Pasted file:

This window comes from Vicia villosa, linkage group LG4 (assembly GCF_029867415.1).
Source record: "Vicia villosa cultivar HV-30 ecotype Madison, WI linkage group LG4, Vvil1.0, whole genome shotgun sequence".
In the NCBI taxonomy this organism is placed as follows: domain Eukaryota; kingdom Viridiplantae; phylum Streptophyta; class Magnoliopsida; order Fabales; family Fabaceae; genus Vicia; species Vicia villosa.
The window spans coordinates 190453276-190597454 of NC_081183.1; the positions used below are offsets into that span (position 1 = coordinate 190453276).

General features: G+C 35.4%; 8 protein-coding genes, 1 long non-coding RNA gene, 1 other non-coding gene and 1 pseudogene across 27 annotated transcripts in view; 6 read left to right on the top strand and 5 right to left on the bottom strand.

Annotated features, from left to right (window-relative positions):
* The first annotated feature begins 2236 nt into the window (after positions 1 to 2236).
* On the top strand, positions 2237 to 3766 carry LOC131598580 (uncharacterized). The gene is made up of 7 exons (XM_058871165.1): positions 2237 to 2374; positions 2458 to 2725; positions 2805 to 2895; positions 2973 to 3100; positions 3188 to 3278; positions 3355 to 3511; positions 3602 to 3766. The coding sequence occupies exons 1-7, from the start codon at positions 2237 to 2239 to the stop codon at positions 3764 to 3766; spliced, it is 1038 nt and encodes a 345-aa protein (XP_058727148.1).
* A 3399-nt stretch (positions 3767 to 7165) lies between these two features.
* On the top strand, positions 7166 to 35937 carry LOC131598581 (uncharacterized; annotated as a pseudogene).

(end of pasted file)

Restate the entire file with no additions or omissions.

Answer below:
This window comes from Vicia villosa, linkage group LG4 (assembly GCF_029867415.1).
Source record: "Vicia villosa cultivar HV-30 ecotype Madison, WI linkage group LG4, Vvil1.0, whole genome shotgun sequence".
In the NCBI taxonomy this organism is placed as follows: domain Eukaryota; kingdom Viridiplantae; phylum Streptophyta; class Magnoliopsida; order Fabales; family Fabaceae; genus Vicia; species Vicia villosa.
The window spans coordinates 190453276-190597454 of NC_081183.1; the positions used below are offsets into that span (position 1 = coordinate 190453276).

General features: G+C 35.4%; 8 protein-coding genes, 1 long non-coding RNA gene, 1 other non-coding gene and 1 pseudogene across 27 annotated transcripts in view; 6 read left to right on the top strand and 5 right to left on the bottom strand.

Annotated features, from left to right (window-relative positions):
* The first annotated feature begins 2236 nt into the window (after positions 1 to 2236).
* On the top strand, positions 2237 to 3766 carry LOC131598580 (uncharacterized). The gene is made up of 7 exons (XM_058871165.1): positions 2237 to 2374; positions 2458 to 2725; positions 2805 to 2895; positions 2973 to 3100; positions 3188 to 3278; positions 3355 to 3511; positions 3602 to 3766. The coding sequence occupies exons 1-7, from the start codon at positions 2237 to 2239 to the stop codon at positions 3764 to 3766; spliced, it is 1038 nt and encodes a 345-aa protein (XP_058727148.1).
* A 3399-nt stretch (positions 3767 to 7165) lies between these two features.
* On the top strand, positions 7166 to 35937 carry LOC131598581 (uncharacterized; annotated as a pseudogene).